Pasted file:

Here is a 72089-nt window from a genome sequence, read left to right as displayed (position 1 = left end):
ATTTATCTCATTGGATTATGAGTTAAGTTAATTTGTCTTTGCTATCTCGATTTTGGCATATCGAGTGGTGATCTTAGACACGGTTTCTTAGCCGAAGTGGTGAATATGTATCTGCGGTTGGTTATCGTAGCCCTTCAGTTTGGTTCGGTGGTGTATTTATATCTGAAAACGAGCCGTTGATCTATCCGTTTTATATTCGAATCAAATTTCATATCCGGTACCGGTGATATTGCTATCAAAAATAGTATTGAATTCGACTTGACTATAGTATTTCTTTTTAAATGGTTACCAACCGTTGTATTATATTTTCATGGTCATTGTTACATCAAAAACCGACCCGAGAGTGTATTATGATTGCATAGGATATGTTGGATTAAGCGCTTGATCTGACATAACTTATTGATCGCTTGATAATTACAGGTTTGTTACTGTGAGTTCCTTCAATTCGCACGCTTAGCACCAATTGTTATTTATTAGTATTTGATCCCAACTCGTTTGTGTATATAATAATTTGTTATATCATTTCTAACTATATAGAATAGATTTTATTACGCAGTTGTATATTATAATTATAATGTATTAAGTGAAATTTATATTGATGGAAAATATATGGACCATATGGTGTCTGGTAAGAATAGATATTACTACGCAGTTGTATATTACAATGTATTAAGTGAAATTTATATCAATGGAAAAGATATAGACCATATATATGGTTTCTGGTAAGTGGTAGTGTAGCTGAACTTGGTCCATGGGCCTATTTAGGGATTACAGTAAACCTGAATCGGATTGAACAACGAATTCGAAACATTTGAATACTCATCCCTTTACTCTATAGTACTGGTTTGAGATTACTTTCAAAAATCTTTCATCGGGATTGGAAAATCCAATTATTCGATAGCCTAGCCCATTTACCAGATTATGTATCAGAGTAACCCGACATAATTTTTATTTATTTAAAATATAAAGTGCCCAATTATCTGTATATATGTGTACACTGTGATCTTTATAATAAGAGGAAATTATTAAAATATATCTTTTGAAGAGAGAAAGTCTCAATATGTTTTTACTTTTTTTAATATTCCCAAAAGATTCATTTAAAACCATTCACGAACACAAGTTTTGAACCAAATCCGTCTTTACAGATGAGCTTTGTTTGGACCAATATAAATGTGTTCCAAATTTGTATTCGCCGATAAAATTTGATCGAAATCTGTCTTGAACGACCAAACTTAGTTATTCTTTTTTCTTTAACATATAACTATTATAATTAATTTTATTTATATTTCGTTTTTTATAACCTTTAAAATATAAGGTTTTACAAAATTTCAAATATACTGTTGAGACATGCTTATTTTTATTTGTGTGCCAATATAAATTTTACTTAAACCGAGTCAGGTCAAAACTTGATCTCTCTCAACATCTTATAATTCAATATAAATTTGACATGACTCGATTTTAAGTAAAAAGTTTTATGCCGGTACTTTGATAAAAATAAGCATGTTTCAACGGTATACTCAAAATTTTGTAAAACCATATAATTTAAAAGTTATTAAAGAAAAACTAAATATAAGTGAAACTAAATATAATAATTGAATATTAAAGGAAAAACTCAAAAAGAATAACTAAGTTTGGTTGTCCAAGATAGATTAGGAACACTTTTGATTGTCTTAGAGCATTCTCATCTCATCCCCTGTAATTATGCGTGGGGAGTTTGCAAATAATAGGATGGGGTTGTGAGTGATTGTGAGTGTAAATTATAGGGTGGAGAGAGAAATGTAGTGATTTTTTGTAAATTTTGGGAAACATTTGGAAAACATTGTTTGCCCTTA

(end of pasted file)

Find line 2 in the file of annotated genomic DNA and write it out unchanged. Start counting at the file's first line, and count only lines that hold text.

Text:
ATTTATCTCATTGGATTATGAGTTAAGTTAATTTGTCTTTGCTATCTCGATTTTGGCATATCGAGTGGTGATCTTAGACACGGTTTCTTAGCCGAAGTGGTGAATATGTATCTGCGGTTGGTTATCGTAGCCCTTCAGTTTGGTTCGGTGGTGTATTTATATCTGAAAACGAGCCGTTGATCTATCCGTTTTATATTCGAATCAAATTTCATATCCGGTACCGGTGATATTGCTATCAAAAATAGTATTGAATTCGACTTGACTATAGTATTTCTTTTTAAATGGTTACCAACCGTTGTATTATATTTTCATGGTCATTGTTACATCAAAAACCGACCCGAGAGTGTATTATGATTGCATAGGATATGTTGGATTAAGCGCTTGATCTGACATAACTTATTGATCGCTTGATAATTACAGGTTTGTTACTGTGAGTTCCTTCAATTCGCACGCTTAGCACCAATTGTTATTTATTAGTATTTGATCCCAACTCGTTTGTGTATATAATAATTTGTTATATCATTTCTAACTATATAGAATAGATTTTATTACGCAGTTGTATATTATAATTATAATGTATTAAGTGAAATTTATATTGATGGAAAATATATGGACCATATGGTGTCTGGTAAGAATAGATATTACTACGCAGTTGTATATTACAATGTATTAAGTGAAATTTATATCAATGGAAAAGATATAGACCATATATATGGTTTCTGGTAAGTGGTAGTGTAGCTGAACTTGGTCCATGGGCCTATTTAGGGATTACAGTAAACCTGAATCGGATTGAACAACGAATTCGAAACATTTGAATACTCATCCCTTTACTCTATAGTACTGGTTTGAGATTACTTTCAAAAATCTTTCATCGGGATTGGAAAATCCAATTATTCGATAGCCTAGCCCATTTACCAGATTATGTATCAGAGTAACCCGACATAATTTTTATTTATTTAAAATATAAAGTGCCCAATTATCTGTATATATGTGTACACTGTGATCTTTATAATAAGAGGAAATTATTAAAATATATCTTTTGAAGAGAGAAAGTCTCAATATGTTTTTACTTTTTTTAATATTCCCAAAAGATTCATTTAAAACCATTCACGAACACAAGTTTTGAACCAAATCCGTCTTTACAGATGAGCTTTGTTTGGACCAATATAAATGTGTTCCAAATTTGTATTCGCCGATAAAATTTGATCGAAATCTGTCTTGAACGACCAAACTTAGTTATTCTTTTTTCTTTAACATATAACTATTATAATTAATTTTATTTATATTTCGTTTTTTATAACCTTTAAAATATAAGGTTTTACAAAATTTCAAATATACTGTTGAGACATGCTTATTTTTATTTGTGTGCCAATATAAATTTTACTTAAACCGAGTCAGGTCAAAACTTGATCTCTCTCAACATCTTATAATTCAATATAAATTTGACATGACTCGATTTTAAGTAAAAAGTTTTATGCCGGTACTTTGATAAAAATAAGCATGTTTCAACGGTATACTCAAAATTTTGTAAAACCATATAATTTAAAAGTTATTAAAGAAAAACTAAATATAAGTGAAACTAAATATAATAATTGAATATTAAAGGAAAAACTCAAAAAGAATAACTAAGTTTGGTTGTCCAAGATAGATTAGGAACACTTTTGATTGTCTTAGAGCATTCTCATCTCATCCCCTGTAATTATGCGTGGGGAGTTTGCAAATAATAGGATGGGGTTGTGAGTGATTGTGAGTGTAAATTATAGGGTGGAGAGAGAAATGTAGTGATTTTTTGTAAATTTTGGGAAACATTTGGAAAACATTGTTTGCCCTTA